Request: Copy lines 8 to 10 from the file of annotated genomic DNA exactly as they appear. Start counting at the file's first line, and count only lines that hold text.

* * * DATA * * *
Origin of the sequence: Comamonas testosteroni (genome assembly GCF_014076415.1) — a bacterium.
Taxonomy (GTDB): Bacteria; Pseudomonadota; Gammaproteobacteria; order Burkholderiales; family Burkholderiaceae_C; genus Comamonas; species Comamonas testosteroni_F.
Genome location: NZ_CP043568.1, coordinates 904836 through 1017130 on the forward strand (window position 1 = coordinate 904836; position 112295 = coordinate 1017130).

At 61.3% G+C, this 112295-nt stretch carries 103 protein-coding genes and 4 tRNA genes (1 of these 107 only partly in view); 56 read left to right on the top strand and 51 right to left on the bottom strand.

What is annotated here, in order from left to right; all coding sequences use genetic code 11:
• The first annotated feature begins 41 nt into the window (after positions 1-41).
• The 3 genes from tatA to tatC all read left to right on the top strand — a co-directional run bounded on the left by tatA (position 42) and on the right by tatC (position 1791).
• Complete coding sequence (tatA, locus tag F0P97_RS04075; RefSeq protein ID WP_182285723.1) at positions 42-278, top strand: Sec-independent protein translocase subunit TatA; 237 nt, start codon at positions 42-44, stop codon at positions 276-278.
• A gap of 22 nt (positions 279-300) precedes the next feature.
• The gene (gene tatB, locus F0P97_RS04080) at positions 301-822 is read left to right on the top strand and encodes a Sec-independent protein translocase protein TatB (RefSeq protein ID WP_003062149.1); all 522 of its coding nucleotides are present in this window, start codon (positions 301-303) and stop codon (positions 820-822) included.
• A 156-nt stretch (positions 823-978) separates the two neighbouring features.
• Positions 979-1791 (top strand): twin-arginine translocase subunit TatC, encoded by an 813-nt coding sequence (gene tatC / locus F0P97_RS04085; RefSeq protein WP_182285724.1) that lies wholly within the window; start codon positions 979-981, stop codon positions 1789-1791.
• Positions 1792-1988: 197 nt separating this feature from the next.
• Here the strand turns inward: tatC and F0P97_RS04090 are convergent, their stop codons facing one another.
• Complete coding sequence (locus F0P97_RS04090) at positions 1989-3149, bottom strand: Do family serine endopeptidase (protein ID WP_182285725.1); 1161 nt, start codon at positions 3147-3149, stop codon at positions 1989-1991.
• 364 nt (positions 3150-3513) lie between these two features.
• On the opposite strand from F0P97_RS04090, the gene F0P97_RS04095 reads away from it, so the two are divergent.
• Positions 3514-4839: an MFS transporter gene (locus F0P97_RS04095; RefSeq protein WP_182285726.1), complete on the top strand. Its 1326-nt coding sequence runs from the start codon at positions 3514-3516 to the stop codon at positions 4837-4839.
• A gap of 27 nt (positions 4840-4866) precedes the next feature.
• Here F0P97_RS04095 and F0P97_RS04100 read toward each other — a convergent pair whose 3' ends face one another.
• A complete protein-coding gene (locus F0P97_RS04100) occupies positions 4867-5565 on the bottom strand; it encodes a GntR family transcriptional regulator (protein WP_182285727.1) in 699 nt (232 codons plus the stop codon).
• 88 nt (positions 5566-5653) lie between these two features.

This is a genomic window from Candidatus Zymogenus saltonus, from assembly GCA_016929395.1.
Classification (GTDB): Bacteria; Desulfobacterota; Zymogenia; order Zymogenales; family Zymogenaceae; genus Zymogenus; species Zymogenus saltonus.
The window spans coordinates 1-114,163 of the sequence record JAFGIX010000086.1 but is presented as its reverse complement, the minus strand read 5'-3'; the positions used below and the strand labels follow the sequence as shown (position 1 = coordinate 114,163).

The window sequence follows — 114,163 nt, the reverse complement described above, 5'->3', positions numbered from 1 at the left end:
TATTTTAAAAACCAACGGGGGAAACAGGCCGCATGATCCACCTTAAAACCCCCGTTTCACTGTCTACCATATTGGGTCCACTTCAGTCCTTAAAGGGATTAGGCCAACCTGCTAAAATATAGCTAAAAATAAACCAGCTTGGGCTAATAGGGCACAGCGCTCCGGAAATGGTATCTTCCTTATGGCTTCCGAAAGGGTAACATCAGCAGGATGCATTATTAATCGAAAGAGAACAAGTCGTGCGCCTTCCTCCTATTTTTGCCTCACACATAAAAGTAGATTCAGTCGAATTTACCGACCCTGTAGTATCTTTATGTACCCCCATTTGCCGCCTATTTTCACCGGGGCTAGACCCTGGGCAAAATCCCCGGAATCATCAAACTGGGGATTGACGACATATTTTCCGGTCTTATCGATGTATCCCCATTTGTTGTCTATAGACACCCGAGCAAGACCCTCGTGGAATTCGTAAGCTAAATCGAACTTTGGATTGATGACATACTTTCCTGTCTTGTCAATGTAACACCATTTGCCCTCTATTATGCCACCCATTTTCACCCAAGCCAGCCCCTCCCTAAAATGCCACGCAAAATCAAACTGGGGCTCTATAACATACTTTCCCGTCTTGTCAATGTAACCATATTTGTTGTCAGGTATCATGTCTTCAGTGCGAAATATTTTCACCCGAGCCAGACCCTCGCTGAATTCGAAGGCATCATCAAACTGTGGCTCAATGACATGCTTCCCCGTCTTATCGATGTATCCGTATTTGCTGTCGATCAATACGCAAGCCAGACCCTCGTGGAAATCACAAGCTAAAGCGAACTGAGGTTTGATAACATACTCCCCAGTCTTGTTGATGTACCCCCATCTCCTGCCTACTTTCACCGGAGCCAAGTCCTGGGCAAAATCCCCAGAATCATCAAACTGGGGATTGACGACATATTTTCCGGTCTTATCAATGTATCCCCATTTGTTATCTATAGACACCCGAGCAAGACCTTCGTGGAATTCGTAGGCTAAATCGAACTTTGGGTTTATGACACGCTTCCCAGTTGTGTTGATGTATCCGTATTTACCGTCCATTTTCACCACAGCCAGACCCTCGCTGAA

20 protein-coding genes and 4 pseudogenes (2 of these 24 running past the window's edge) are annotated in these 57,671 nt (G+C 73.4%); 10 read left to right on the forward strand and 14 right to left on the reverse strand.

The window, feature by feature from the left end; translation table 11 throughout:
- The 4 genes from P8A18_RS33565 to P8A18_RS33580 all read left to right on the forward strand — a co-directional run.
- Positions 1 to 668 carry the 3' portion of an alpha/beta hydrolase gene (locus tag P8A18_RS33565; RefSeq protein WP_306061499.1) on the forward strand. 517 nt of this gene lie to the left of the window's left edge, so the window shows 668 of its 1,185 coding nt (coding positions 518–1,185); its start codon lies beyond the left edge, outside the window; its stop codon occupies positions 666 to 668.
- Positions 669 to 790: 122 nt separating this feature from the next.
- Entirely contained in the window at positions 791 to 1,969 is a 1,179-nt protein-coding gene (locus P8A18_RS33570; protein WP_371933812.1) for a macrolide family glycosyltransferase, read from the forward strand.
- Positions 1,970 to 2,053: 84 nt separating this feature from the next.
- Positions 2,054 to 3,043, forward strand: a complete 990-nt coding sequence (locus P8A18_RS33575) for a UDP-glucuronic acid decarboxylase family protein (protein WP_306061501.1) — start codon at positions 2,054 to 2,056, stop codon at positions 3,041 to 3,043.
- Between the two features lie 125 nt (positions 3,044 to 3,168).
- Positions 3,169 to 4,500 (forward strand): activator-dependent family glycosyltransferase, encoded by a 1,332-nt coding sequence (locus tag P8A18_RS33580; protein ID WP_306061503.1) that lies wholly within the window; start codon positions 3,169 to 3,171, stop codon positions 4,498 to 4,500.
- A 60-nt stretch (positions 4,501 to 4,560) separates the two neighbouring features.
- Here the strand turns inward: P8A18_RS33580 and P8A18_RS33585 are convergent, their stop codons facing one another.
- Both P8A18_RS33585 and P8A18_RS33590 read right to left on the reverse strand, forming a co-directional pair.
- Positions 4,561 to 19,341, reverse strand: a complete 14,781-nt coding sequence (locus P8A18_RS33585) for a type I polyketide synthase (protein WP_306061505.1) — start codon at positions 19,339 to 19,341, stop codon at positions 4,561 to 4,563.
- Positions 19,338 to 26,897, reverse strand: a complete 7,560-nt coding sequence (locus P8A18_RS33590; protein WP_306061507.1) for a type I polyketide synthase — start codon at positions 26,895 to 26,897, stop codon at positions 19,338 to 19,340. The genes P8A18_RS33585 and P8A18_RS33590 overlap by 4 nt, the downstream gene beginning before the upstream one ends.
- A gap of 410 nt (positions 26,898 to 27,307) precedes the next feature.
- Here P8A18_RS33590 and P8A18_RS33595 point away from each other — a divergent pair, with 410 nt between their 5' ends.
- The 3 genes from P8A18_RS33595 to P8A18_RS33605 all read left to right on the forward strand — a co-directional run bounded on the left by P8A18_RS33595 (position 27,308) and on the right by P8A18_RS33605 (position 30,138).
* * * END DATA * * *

• Complete coding sequence (tatA, locus tag F0P97_RS04075; RefSeq protein ID WP_182285723.1) at positions 42-278, top strand: Sec-independent protein translocase subunit TatA; 237 nt, start codon at positions 42-44, stop codon at positions 276-278.
• A gap of 22 nt (positions 279-300) precedes the next feature.
• The gene (gene tatB, locus F0P97_RS04080) at positions 301-822 is read left to right on the top strand and encodes a Sec-independent protein translocase protein TatB (RefSeq protein ID WP_003062149.1); all 522 of its coding nucleotides are present in this window, start codon (positions 301-303) and stop codon (positions 820-822) included.